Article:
Scientific corner

The efficacy of intensive granulocyte and monocyte adsorption apheresis in a patient with Crohn’s disease complicated by extensive subcutaneous aseptic neutrophilic abscesses.

Shingo Kato 1Eriko HosomiFumi AmanoTaisuke KobayashiKazuhito KaniRyuichi YamamotoTomonari OgawaAkihiko MatsudaYoshiki SatoSeiichi IzakiTetsuya MitaraiKoji Yakabi, J Crohns Colitis. 2012 Aug;6(7):787-91.

Background and aims: Subcutaneous aseptic abscess is one phenotype of neutrophilic dermatitis. We were interested to see if a case of steroid refractory Crohn’s disease (CD) complicated by subcutaneous aseptic neutrophilic abscesses responds to intensive granulocyte/monocyte adsorptive apheresis (GMA). Methods: The patient was a 21-year-old male with worsening severe CD while on oral prednisolone (30 mg/day). His symptoms included fever, bloody diarrhoea and multiple painful subcutaneous nodules throughout his body. Skin biopsy showed chronic panniculitis with neutrophilic infiltrates. Further, colonoscopy showed oedematous sigmoid colon, while colonic biopsy showed non-caseous granuloma. Because biologics were feared to increase the risk of bacteraemia as the result of germ culture on his pus was not known at the time, we decided to treat this case with GMA. Five GMA sessions with the Adacolumn over 5 consecutive days (daily GMA) were initiated. Results: On admission, his CD activity index (CDAI) was 355, C-reactive protein (CRP) 11.2 mg/dL. After 5 GMA sessions, CDAI decreased to 170, and CRP fell to 5.0 mg/dL, with no fever. GMA was restarted at 2 sessions/week (total 10 sessions). The patient’s CDAI fell to <150, and the skin lesions re-epithelialized. Conclusions: In this CD case complicated by subcutaneous aseptic neutrophilic abscesses, GMA appeared to be effective. Our impression is that when biopsy reveals neutrophil infiltrate is a major feature of the lesions, GMA should be considered. As GMA appears to have no safety concerns, a frequent GMA protocol, like daily followed by 2 to 3 times/week should be preferred over the routine weekly GMA.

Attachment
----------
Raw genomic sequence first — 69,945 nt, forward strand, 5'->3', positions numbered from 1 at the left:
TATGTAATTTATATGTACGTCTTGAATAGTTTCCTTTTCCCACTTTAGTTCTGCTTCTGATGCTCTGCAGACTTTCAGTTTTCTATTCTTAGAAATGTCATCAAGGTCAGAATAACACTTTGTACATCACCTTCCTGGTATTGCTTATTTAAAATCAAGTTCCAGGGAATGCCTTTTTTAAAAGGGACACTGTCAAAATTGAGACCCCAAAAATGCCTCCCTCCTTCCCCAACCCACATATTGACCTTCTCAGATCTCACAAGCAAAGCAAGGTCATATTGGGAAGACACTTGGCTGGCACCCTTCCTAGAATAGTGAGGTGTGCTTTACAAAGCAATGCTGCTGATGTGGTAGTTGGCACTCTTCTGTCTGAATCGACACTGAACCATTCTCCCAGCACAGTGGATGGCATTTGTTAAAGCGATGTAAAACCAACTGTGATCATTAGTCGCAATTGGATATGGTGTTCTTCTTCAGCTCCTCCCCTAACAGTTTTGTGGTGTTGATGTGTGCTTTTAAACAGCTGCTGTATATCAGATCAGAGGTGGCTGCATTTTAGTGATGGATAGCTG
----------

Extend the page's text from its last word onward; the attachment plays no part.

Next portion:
Scientific corner

Efficacy of granulocyte and monocyte adsorption apheresis for pustular psoriasis

Mariko Seishima 1Yoko MizutaniYoshinao ShibuyaChikako NagasawaTakahiko Aoki

Ther Apher Dial 2008 Feb;12(1):13-8. doi: 10.1111/j.1744-9987.2007.00536.x.

Granulocyte and monocyte adsorption apheresis (GCAP) has recently shown remarkable effects on ulcerative colitis, which is characterized by inflammation and neutrophil infiltration. Pustular psoriasis often shows histological findings of neutrophilic pustules in the epidermis, and in Japan is usually treated with etretinate or immunosuppressive agents. However, there are some resistant cases to these therapies. We performed GCAP on one patient with generalized pustular psoriasis (patient 1) and on one patient with acrodermatitis continua, a subtype of pustular psoriasis limited to acral lesions (patient 2). Patient 1, a 44-year-old woman suffering from alcoholic liver cirrhosis and osteoporosis as a result of the liver cirrhosis, received two GCAP sessions because cyclosporine was ineffective. Patient 2, a 66-year-old man with hypertension who had suffered from a brain infarction 4 years before, had five GCAP sessions because etretinate was ineffective. GCAP remarkably improved the skin lesions in both patients. No adverse effects were observed either during or after treatment. From these findings, GCAP could be an effective therapy for refractory cases of pustular psoriasis.

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